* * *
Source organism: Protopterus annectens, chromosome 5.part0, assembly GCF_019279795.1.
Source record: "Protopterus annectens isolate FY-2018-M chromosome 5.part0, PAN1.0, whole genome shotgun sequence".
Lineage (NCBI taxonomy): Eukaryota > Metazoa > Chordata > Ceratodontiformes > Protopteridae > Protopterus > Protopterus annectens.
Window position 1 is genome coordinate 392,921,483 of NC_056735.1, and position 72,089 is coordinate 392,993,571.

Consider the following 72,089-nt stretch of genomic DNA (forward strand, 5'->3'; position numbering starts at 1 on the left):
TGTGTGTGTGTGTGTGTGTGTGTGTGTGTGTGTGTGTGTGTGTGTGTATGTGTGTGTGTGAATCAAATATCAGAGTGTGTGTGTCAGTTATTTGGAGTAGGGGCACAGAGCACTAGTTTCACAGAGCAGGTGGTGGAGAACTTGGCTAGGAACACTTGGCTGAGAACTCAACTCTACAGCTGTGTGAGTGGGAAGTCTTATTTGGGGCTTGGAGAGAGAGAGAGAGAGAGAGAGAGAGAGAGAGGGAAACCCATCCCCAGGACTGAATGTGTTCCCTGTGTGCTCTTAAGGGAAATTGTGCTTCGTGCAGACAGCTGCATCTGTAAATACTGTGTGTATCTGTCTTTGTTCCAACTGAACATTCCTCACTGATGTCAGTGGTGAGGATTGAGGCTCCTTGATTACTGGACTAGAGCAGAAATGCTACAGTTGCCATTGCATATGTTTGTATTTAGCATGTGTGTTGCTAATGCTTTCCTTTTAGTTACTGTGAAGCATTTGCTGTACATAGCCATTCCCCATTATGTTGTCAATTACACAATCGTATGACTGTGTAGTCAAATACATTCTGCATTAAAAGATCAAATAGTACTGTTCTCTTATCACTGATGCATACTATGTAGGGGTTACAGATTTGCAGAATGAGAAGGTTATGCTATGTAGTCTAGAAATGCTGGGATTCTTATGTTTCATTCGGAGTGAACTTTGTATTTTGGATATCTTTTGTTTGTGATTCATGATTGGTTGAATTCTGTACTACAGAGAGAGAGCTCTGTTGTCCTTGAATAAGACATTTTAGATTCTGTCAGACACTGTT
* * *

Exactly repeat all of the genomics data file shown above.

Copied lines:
Source organism: Protopterus annectens, chromosome 5.part0, assembly GCF_019279795.1.
Source record: "Protopterus annectens isolate FY-2018-M chromosome 5.part0, PAN1.0, whole genome shotgun sequence".
Lineage (NCBI taxonomy): Eukaryota > Metazoa > Chordata > Ceratodontiformes > Protopteridae > Protopterus > Protopterus annectens.
Window position 1 is genome coordinate 392,921,483 of NC_056735.1, and position 72,089 is coordinate 392,993,571.

Consider the following 72,089-nt stretch of genomic DNA (forward strand, 5'->3'; position numbering starts at 1 on the left):
TGTGTGTGTGTGTGTGTGTGTGTGTGTGTGTGTGTGTGTGTGTGTGTATGTGTGTGTGTGAATCAAATATCAGAGTGTGTGTGTCAGTTATTTGGAGTAGGGGCACAGAGCACTAGTTTCACAGAGCAGGTGGTGGAGAACTTGGCTAGGAACACTTGGCTGAGAACTCAACTCTACAGCTGTGTGAGTGGGAAGTCTTATTTGGGGCTTGGAGAGAGAGAGAGAGAGAGAGAGAGAGAGAGAGGGAAACCCATCCCCAGGACTGAATGTGTTCCCTGTGTGCTCTTAAGGGAAATTGTGCTTCGTGCAGACAGCTGCATCTGTAAATACTGTGTGTATCTGTCTTTGTTCCAACTGAACATTCCTCACTGATGTCAGTGGTGAGGATTGAGGCTCCTTGATTACTGGACTAGAGCAGAAATGCTACAGTTGCCATTGCATATGTTTGTATTTAGCATGTGTGTTGCTAATGCTTTCCTTTTAGTTACTGTGAAGCATTTGCTGTACATAGCCATTCCCCATTATGTTGTCAATTACACAATCGTATGACTGTGTAGTCAAATACATTCTGCATTAAAAGATCAAATAGTACTGTTCTCTTATCACTGATGCATACTATGTAGGGGTTACAGATTTGCAGAATGAGAAGGTTATGCTATGTAGTCTAGAAATGCTGGGATTCTTATGTTTCATTCGGAGTGAACTTTGTATTTTGGATATCTTTTGTTTGTGATTCATGATTGGTTGAATTCTGTACTACAGAGAGAGAGCTCTGTTGTCCTTGAATAAGACATTTTAGATTCTGTCAGACACTGTT